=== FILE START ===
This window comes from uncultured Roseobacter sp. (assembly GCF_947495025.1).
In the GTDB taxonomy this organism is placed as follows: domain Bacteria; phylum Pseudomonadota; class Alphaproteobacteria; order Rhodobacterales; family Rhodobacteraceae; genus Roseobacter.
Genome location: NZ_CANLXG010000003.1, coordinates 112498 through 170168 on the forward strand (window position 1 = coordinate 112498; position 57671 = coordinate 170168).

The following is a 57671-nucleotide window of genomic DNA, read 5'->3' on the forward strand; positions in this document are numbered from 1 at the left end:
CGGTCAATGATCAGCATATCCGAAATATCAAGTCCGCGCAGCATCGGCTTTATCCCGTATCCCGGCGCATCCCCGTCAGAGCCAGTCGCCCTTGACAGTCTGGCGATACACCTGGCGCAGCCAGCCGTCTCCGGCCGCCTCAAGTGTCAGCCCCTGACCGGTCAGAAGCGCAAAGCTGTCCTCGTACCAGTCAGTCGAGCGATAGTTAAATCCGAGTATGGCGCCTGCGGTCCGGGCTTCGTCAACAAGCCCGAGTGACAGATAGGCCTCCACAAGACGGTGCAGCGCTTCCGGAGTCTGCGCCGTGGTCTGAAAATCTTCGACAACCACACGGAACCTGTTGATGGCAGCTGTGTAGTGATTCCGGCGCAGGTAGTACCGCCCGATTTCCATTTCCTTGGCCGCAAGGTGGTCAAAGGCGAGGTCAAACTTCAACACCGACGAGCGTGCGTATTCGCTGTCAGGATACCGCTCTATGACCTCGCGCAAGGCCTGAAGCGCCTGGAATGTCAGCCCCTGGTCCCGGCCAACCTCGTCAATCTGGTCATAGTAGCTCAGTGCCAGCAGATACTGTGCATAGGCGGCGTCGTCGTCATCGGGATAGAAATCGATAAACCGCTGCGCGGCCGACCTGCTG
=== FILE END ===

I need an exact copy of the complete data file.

This window comes from uncultured Roseobacter sp. (assembly GCF_947495025.1).
In the GTDB taxonomy this organism is placed as follows: domain Bacteria; phylum Pseudomonadota; class Alphaproteobacteria; order Rhodobacterales; family Rhodobacteraceae; genus Roseobacter.
Genome location: NZ_CANLXG010000003.1, coordinates 112498 through 170168 on the forward strand (window position 1 = coordinate 112498; position 57671 = coordinate 170168).

The following is a 57671-nucleotide window of genomic DNA, read 5'->3' on the forward strand; positions in this document are numbered from 1 at the left end:
CGGTCAATGATCAGCATATCCGAAATATCAAGTCCGCGCAGCATCGGCTTTATCCCGTATCCCGGCGCATCCCCGTCAGAGCCAGTCGCCCTTGACAGTCTGGCGATACACCTGGCGCAGCCAGCCGTCTCCGGCCGCCTCAAGTGTCAGCCCCTGACCGGTCAGAAGCGCAAAGCTGTCCTCGTACCAGTCAGTCGAGCGATAGTTAAATCCGAGTATGGCGCCTGCGGTCCGGGCTTCGTCAACAAGCCCGAGTGACAGATAGGCCTCCACAAGACGGTGCAGCGCTTCCGGAGTCTGCGCCGTGGTCTGAAAATCTTCGACAACCACACGGAACCTGTTGATGGCAGCTGTGTAGTGATTCCGGCGCAGGTAGTACCGCCCGATTTCCATTTCCTTGGCCGCAAGGTGGTCAAAGGCGAGGTCAAACTTCAACACCGACGAGCGTGCGTATTCGCTGTCAGGATACCGCTCTATGACCTCGCGCAAGGCCTGAAGCGCCTGGAATGTCAGCCCCTGGTCCCGGCCAACCTCGTCAATCTGGTCATAGTAGCTCAGTGCCAGCAGATACTGTGCATAGGCGGCGTCGTCGTCATCGGGATAGAAATCGATAAACCGCTGCGCGGCCGACCTGCTG